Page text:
Five British locations have bid to be named European Capital of Culture in 2023 – despite the fact the UK will have left the European Union by then.
Dundee, Leeds, Nottingham and Milton Keynes are in the race, while Belfast and Londonderry have made a joint bid.
The UK government said it was “part of our plan for a dynamic, outward-looking and global Britain” post-Brexit.
But it has warned bidders that the contest “may be subject to the outcome of those exit negotiations”.
Three non-EU cities have previously held the title – Istanbul in 2010, Stavanger in Norway in 2008, and Reykjavik, Iceland, in 2000.
Liverpool was the last British city to be a European Capital of Culture, in 2008, following Glasgow in 1990.
It’s separate from the UK City of Culture title, which is currently held by Hull.
The winning bidder for the 2023 European title will be formally announced in 2019.
The bidding locations:
Belfast & Derry
Claims to fame: Sir Kenneth Branagh, Van Morrison, Liam Neeson and CS Lewis are all from Belfast. Derry (pictured) was the first UK City of Culture in 2013.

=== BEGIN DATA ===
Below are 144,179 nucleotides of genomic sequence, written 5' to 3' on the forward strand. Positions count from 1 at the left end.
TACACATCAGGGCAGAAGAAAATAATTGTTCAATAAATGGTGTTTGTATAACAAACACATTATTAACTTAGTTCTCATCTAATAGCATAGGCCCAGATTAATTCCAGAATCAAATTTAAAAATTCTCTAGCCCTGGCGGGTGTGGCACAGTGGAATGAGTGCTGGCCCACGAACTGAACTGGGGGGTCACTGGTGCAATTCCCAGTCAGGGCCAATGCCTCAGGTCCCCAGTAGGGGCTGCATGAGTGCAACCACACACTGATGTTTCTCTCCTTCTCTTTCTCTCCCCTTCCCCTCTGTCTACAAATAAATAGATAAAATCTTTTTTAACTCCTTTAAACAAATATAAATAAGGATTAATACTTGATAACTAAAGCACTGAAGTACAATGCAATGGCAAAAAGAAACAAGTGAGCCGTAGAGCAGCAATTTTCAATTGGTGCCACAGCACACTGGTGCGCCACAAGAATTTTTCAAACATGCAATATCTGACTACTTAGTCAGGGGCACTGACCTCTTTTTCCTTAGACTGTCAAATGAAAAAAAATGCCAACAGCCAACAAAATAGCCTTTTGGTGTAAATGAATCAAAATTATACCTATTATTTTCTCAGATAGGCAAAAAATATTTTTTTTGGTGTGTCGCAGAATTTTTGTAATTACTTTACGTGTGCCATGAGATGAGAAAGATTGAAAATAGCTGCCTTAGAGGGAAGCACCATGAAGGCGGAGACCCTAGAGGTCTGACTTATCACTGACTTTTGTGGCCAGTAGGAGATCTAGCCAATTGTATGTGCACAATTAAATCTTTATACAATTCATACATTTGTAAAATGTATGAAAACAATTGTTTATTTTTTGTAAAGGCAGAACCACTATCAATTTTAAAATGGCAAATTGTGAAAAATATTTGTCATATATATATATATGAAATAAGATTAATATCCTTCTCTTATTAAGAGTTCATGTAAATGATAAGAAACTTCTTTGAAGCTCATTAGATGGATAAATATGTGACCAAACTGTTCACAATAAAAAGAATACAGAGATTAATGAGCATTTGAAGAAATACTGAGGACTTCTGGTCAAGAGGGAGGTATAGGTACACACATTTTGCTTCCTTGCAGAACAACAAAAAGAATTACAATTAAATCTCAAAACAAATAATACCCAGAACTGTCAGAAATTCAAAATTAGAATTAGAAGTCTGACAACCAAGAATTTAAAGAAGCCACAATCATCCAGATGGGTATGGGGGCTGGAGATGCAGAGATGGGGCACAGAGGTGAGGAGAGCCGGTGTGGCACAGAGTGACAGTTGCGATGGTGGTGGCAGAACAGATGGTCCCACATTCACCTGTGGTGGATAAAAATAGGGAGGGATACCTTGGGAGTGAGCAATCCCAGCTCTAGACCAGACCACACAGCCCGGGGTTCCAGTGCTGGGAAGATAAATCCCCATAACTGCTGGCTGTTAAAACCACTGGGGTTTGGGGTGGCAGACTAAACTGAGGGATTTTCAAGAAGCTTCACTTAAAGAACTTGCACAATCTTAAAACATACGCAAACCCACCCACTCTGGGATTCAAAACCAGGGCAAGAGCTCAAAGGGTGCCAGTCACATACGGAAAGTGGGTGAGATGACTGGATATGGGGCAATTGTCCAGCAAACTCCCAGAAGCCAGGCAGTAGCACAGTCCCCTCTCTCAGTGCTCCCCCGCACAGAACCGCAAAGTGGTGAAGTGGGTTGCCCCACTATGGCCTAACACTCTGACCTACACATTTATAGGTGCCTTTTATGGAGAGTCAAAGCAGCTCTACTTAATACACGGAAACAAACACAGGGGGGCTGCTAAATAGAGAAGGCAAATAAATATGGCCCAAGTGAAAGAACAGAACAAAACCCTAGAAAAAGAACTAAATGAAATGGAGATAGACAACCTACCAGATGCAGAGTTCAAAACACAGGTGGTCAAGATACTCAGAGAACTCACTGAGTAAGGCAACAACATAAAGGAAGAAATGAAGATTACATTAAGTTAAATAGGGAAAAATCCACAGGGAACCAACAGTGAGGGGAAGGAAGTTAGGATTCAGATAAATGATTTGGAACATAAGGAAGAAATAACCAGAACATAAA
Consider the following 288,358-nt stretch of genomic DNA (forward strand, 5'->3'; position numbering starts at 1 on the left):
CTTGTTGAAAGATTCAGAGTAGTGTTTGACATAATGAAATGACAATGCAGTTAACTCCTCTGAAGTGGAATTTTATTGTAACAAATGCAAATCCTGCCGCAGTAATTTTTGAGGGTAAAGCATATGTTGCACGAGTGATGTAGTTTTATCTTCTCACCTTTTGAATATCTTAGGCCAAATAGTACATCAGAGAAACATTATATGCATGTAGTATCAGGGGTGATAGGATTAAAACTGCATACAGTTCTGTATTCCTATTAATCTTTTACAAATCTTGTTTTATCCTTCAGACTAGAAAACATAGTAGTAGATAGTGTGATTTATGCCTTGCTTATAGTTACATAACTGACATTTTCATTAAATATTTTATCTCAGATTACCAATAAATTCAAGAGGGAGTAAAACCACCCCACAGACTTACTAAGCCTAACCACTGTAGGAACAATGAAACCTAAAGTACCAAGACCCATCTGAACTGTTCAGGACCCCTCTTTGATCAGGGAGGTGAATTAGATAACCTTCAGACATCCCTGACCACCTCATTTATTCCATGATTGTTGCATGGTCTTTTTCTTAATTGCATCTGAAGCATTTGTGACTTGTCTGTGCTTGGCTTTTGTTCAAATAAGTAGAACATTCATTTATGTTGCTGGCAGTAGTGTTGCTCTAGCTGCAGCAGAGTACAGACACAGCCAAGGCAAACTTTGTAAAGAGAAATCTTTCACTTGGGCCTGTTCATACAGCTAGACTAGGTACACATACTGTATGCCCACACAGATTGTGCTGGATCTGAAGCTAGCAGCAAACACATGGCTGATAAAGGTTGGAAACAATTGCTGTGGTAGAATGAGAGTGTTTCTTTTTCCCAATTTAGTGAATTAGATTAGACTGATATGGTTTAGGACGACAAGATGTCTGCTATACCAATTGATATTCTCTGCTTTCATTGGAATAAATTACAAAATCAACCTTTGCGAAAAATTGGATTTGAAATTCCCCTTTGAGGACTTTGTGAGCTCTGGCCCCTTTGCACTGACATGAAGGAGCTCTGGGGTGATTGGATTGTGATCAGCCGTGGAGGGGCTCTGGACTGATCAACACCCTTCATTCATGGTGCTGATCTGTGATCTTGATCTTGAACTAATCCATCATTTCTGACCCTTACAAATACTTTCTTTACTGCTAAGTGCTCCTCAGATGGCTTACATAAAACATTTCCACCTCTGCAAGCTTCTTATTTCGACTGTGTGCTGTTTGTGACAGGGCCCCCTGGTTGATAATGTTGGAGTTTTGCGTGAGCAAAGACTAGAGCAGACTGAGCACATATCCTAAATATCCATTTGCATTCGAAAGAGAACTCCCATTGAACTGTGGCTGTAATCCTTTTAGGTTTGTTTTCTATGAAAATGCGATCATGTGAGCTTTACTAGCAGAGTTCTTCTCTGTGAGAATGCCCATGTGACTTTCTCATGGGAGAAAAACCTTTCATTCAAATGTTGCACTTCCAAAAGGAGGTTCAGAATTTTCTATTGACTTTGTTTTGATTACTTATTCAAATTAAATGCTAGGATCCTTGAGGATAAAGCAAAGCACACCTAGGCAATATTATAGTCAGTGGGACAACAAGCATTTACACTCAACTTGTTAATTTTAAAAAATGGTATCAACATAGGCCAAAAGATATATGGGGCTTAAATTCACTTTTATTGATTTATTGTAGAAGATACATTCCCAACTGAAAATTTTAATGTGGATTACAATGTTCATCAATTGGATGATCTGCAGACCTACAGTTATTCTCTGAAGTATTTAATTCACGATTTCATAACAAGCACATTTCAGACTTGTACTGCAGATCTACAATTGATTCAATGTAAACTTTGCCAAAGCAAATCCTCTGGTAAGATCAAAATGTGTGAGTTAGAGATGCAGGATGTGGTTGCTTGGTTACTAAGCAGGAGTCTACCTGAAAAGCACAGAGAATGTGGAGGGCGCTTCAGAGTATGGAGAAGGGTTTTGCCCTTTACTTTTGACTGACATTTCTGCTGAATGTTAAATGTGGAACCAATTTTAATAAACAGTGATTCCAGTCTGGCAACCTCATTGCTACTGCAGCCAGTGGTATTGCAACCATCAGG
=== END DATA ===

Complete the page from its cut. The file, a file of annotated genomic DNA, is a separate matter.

Plans include: “A year-long programme of events that will showcase both cities and the region resulting in huge benefits.” That’s as specific as it gets so far.
Claim to fame: Dundee will have the first V&A outside London when the £80m V&A Museum of Design opens next year. Home of Dennis the Menace.
Plans include: “We want a gran in Stobswell to learn circus skills from a Hungarian teenager. We want to go beyond the city limits – literally and metaphorically.”
Claim to fame: Alan Bennett is its most famous literary son. Henry Moore and Damien Hirst went to art college there.
Plans include: A full-sized lighthouse on Leeds’ South Bank; actors aged over 60 performing on buses; a festival entirely created, curated and produced by under-15s.
Claim to fame: It’s at a bit of a disadvantage, being just 50 years old. Lots of music megastars have played the Milton Keynes Bowl. Channel 5’s weather presenter Clare Nasir is from there.
Plans include: MK is making a virtue of its relative youth, promising “a different story to tell about British culture, not one steeped in Victoriana, ancient monuments, high art and tradition.”
Claim to fame: Actress Vicky McClure and musical provocateurs Sleaford Mods are backing the bid. Nottingham has just become a Unesco City of Literature.
Plans include: The city “will use its Robin Hood spirit to empower people to take culture back into their own hands”.
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